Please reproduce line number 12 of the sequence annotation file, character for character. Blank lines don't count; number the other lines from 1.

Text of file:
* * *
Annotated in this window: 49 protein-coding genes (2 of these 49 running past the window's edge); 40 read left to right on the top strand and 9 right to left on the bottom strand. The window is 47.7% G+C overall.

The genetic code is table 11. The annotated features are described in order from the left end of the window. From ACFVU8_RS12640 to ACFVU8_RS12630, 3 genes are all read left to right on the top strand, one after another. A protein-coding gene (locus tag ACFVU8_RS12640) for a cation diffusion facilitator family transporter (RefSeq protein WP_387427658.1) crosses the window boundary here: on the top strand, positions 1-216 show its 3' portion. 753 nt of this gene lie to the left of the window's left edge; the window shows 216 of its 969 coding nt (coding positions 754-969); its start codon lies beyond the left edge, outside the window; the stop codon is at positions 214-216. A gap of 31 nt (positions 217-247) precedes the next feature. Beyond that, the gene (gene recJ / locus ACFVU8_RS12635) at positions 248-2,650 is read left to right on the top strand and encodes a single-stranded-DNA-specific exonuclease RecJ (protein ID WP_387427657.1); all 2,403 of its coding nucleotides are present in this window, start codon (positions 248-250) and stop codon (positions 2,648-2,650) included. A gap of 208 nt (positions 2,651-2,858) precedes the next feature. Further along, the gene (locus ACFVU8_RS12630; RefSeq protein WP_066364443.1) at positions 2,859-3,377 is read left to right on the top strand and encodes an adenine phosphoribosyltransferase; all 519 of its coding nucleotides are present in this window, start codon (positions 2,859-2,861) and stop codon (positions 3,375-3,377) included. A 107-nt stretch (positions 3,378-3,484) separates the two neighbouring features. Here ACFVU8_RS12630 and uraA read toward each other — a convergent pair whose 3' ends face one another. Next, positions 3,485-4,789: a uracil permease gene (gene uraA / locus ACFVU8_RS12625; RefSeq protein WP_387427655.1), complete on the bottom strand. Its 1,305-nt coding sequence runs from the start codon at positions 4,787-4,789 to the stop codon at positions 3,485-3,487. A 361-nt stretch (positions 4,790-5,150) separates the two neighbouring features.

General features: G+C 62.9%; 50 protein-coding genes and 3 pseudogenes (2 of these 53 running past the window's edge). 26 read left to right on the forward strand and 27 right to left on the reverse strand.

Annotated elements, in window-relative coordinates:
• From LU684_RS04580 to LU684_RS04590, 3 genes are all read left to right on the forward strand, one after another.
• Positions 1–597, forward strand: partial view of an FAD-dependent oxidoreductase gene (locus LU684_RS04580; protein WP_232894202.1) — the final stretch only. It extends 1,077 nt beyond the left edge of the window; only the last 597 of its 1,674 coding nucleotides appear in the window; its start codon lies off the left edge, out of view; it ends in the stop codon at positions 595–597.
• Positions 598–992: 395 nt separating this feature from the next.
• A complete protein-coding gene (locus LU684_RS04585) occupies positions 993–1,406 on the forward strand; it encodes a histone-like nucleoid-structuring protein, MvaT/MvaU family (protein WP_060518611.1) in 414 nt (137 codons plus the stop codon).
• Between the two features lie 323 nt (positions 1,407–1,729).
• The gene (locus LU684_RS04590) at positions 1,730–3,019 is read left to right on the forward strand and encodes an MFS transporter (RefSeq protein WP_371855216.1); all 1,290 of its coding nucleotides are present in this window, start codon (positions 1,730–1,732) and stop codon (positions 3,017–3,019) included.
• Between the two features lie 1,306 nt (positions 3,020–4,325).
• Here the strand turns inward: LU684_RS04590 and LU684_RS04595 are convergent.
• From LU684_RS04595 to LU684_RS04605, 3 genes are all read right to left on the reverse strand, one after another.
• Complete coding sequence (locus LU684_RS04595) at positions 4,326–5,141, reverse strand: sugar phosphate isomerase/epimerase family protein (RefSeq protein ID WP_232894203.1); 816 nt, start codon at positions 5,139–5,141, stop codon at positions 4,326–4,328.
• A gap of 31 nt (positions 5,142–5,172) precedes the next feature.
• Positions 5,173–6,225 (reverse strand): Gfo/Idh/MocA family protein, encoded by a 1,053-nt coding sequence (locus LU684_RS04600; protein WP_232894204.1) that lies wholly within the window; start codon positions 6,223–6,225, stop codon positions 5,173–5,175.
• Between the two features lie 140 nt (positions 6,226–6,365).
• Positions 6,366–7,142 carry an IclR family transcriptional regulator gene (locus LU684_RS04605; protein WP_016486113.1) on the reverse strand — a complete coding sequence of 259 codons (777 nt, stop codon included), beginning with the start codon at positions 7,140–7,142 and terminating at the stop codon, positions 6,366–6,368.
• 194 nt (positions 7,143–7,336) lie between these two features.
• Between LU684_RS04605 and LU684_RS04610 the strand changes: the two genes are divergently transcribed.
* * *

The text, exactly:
• Here the strand turns inward: LU684_RS04590 and LU684_RS04595 are convergent.